As noted, I have medium rye flour on hand, so my bread came out somewhat lighter than Marks.  Since I don't have a mixer here, I mixed by hand.  Initially, the mixing was primarily to combine the ingredients uniformly.  Since Mark relies on the mixer for kneading as well as mixing, I continued to work the dough in the bowl in what was essentially a stretch and fold maneuver to develop the dough's gluten network.  As the dough became more cohesive, I dumped it out on the counter for some "slap and fold" or "French fold" kneading, a la Richard Bertinet.  This worked very effectively to finish the dough's development.  The dough was then gathered into a loose boule and placed in a greased bowl for the bulk ferment.  After the dough had approximately doubled, it was divided in three pieces of about 710 grams each and pre-shaped.  After resting a few minutes, the dough was then given its final shape and placed on a Silpat-lined baking sheet for final fermentation, lightly covered with oiled plastic wrap to prevent drying.  As the dough was nearing the end of the final fermentation, I pre-heated the oven.  When the oven was ready, the loaves were uncovered, brushed with egg wash, liberally sprinkled with poppy seeds and slashed.  The baking sheet was put in the oven and hot water was put into the steam pan on the lower rack.  Half-way through the bake, I rotated the loaves so that they would bake evenly, even though I was using the convection setting.  I also pulled them off the baking sheet and let them bake directly on the oven rack so that they would bake and color evenly.  They were a bit closer together on the baking sheet than I thought they should be for optimum results.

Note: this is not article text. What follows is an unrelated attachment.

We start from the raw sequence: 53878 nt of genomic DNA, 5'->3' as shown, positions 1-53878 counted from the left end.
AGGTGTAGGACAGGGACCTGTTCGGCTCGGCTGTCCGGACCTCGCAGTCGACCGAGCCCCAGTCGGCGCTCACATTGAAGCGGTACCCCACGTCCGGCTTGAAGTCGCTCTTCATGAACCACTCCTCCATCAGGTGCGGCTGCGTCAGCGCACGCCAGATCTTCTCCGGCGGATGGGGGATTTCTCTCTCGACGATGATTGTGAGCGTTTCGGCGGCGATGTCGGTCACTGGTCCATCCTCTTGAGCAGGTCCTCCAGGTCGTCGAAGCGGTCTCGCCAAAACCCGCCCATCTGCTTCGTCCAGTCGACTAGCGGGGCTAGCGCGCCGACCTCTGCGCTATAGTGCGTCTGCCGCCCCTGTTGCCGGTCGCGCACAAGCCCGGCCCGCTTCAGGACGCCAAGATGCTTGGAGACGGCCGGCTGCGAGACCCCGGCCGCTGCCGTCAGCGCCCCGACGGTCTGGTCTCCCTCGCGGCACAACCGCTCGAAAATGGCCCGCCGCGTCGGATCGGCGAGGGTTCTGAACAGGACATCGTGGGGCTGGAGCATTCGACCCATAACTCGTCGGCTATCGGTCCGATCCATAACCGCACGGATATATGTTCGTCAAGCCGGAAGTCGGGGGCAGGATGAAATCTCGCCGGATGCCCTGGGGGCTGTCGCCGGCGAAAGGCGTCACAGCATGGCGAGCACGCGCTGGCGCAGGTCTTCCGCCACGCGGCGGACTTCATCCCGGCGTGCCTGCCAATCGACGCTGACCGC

And the results?  Well, I'm a happy baker today.  Here's the finished bread:

Sour Rye, Back Home Bakery

I won't have a crumb shot until tomorrow, but the exterior is encouraging.  Slashing can definitely improve and I might have allowed the final proof to go a bit longer, but I'm pretty pleased with how things are looking so far.

Maybe I can get back on that 1939 horse again...


Here is a picture of the crumb:

Back Home Bakery Sour Rye crumb

As I surmised from seeing how the slashes opened during the bake, the bread could have been proofed a while longer.  However, it's rye bread; it is supposed to be hefty rather than fluffy.  The crumb is very moist and surprisingly tender.  The interplay between the earthy rye and the pungent/astringent caraway flavors is balanced so that each complements the other, with neither dominating.  It makes a wicked base for a ham and swiss sandwich.  The lighting for this photo was an overhead fluorescent fixture (sheesh, I almost spelled that as flourescent!), hence the greyer tone of the crumb


dmsnyder's picture

Craving crackly crust (Sour rye bread)

February 24, 2008 - 6:10pm -- dmsnyder

Norm (nbicomputers), in response to my question in his introduction topic, suggested I start a new topic. The question is: How do you get a crackly crust on a sour rye bread?

The sour rye I bake is based on George Greenstein's formula in "Secrets of a Jewish Baker." The formula below is what I actually made, though. The changes from Greenstein are: 1) I used instant yeast rather than active dry yeast, 2) I used whole rye rather than white rye to feed my rye sour, 3) I used 1T rather than 1/2 T of caraway seeds and 4) I used 2 1/2 tsp rather than 3 tsps of salt.